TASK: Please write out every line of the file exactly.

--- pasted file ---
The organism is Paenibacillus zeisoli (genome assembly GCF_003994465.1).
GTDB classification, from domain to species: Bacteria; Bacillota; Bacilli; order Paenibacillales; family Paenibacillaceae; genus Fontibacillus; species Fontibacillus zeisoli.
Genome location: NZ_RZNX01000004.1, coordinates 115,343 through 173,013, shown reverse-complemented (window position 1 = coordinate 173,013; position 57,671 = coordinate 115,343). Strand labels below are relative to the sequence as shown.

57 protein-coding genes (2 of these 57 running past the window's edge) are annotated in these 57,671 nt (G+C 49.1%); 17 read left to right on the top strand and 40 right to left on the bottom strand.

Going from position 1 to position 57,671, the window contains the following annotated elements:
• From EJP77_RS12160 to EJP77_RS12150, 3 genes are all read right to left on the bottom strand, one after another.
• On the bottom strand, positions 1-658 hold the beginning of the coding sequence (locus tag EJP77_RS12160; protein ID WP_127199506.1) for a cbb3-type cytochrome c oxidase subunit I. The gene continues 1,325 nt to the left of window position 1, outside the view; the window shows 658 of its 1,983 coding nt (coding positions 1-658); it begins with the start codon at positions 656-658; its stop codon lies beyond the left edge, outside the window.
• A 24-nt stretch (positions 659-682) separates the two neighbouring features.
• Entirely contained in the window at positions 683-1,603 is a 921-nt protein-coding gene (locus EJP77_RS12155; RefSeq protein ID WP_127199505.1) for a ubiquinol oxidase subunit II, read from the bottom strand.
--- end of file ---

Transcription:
The organism is Paenibacillus zeisoli (genome assembly GCF_003994465.1).
GTDB classification, from domain to species: Bacteria; Bacillota; Bacilli; order Paenibacillales; family Paenibacillaceae; genus Fontibacillus; species Fontibacillus zeisoli.
Genome location: NZ_RZNX01000004.1, coordinates 115,343 through 173,013, shown reverse-complemented (window position 1 = coordinate 173,013; position 57,671 = coordinate 115,343). Strand labels below are relative to the sequence as shown.

57 protein-coding genes (2 of these 57 running past the window's edge) are annotated in these 57,671 nt (G+C 49.1%); 17 read left to right on the top strand and 40 right to left on the bottom strand.

Going from position 1 to position 57,671, the window contains the following annotated elements:
• From EJP77_RS12160 to EJP77_RS12150, 3 genes are all read right to left on the bottom strand, one after another.
• On the bottom strand, positions 1-658 hold the beginning of the coding sequence (locus tag EJP77_RS12160; protein ID WP_127199506.1) for a cbb3-type cytochrome c oxidase subunit I. The gene continues 1,325 nt to the left of window position 1, outside the view; the window shows 658 of its 1,983 coding nt (coding positions 1-658); it begins with the start codon at positions 656-658; its stop codon lies beyond the left edge, outside the window.
• A 24-nt stretch (positions 659-682) separates the two neighbouring features.
• Entirely contained in the window at positions 683-1,603 is a 921-nt protein-coding gene (locus EJP77_RS12155; RefSeq protein ID WP_127199505.1) for a ubiquinol oxidase subunit II, read from the bottom strand.